By Emily Wilkins, CQ Roll Call
During the 2016 elections, as Russia ramped up a campaign of misinformation, Americans were bombarded with fabricated articles on social media sites claiming Pope Francis had endorsed Donald Trump and Hillary Clinton had sold weapons to ISIS.
Then they clicked “share.”
In the aftermath of the election, fake news had confused two-thirds of citizens to the point where they were unsure about the facts of current events, according to a Pew Research Center survey in December.
Kids are equally duped — nearly a third of middle and high school students have shared a news story on social media, only to later realize it was false, according to a study from Common Sense Media, a nonprofit organization focused on media and children.
Education advocates are concerned that part of the problem lies in a shrinking amount of time and emphasis on civics education. Federal and state testing policies have encouraged teachers to focus more on math and reading. Only a small fraction of federal education funding currently goes to advancing civics, and even that isn’t included in the White House’s proposed fiscal 2018 budget.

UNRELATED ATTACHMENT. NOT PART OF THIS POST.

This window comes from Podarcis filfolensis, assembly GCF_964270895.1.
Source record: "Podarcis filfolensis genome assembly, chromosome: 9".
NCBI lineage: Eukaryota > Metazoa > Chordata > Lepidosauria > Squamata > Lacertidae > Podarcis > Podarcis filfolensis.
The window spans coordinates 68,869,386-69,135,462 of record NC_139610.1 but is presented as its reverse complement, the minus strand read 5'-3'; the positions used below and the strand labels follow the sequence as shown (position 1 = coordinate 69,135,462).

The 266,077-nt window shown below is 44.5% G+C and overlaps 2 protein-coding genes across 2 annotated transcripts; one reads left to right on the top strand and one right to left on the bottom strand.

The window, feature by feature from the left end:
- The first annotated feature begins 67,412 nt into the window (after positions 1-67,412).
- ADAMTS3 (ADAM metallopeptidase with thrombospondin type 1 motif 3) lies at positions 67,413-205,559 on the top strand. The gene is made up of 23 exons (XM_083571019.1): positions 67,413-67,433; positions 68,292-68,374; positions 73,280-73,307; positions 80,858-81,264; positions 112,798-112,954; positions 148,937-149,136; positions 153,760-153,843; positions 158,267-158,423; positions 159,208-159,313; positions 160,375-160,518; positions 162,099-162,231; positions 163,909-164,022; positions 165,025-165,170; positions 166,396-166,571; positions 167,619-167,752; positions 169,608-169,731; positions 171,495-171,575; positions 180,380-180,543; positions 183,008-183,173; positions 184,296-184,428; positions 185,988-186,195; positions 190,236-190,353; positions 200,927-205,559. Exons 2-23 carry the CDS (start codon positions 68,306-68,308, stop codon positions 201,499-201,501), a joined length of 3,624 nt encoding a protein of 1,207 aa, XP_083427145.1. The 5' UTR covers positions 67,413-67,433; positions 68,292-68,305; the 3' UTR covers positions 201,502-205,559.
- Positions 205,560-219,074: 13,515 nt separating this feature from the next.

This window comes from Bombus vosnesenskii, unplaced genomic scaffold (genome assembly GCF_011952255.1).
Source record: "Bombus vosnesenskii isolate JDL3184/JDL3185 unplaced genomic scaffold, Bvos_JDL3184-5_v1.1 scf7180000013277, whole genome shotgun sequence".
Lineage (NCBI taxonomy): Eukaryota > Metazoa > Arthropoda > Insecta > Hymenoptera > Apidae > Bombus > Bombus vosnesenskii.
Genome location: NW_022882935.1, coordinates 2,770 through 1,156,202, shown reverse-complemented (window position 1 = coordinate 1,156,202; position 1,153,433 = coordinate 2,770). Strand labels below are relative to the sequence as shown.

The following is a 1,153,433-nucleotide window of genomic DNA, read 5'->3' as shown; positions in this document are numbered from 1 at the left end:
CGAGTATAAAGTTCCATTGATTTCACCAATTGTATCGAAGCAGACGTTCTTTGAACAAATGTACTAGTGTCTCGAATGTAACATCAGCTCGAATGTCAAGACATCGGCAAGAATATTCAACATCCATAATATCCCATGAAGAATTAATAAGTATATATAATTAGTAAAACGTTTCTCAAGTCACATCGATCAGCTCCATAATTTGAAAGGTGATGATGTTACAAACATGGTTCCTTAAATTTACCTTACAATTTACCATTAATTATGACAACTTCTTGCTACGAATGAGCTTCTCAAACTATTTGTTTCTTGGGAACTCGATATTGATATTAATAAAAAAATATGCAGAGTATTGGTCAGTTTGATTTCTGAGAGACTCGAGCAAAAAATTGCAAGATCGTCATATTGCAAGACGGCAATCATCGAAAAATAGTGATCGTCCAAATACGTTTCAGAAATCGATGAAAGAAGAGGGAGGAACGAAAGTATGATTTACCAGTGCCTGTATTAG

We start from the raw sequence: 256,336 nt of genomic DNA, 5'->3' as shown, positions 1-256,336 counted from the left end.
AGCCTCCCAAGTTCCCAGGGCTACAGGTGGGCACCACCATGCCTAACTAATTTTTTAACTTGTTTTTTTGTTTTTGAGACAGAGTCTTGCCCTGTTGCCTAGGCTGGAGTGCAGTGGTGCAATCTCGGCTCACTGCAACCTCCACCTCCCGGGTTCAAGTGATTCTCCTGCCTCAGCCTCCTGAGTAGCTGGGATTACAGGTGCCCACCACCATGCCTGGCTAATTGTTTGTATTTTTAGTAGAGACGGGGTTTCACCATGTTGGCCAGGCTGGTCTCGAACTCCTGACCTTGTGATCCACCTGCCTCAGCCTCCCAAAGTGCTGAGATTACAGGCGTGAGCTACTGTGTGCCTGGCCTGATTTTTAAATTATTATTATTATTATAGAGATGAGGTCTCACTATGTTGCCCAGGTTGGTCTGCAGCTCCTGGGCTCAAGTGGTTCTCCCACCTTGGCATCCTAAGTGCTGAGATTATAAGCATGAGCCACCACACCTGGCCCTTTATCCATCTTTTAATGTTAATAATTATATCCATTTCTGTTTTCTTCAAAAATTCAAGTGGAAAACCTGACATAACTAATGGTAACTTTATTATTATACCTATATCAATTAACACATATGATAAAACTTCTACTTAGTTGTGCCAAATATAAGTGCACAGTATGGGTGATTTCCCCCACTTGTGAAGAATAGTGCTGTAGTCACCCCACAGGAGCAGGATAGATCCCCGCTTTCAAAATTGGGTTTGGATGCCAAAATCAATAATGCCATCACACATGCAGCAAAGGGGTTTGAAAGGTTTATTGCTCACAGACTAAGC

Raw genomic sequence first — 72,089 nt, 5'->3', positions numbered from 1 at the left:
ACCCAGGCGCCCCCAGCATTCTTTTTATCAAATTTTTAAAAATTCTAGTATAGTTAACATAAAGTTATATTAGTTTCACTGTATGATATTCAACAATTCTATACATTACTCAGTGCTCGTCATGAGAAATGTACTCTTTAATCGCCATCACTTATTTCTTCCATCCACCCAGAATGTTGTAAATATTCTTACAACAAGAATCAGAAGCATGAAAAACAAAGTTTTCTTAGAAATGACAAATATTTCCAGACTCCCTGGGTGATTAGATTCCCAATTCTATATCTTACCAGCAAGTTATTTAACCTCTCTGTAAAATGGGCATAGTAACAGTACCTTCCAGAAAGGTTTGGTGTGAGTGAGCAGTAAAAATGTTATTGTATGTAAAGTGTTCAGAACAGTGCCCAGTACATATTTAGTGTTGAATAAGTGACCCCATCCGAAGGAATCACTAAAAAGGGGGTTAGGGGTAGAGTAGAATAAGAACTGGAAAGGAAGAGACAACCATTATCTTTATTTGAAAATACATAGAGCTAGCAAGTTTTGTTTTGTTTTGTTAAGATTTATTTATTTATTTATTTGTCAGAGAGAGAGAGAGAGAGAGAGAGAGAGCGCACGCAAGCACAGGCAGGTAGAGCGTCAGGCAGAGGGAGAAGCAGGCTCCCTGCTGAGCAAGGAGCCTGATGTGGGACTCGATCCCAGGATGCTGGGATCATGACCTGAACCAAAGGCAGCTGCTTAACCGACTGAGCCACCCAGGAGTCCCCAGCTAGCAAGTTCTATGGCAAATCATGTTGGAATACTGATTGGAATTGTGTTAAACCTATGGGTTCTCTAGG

“A part of effective civic learning has always been how to spot propaganda and not fall for it,” says Ted McConnell, executive director for the Campaign for the Civic Mission of Schools, an organization of 60 groups advocating for more civics education in schools.
“We are more vulnerable given the proliferation of news outlets,” he says. “We are more vulnerable to fake news than ever before.”
Of course, the benefits of civics education extend beyond spotting a fake news story and into basic roles for a citizen in a democracy. There was a strong correlation between those who got involved in the 2012 election and those who had a quality civics education in high school, according to a 2013 study at Tufts University’s Center for Information and Research on Civic Learning and Engagement.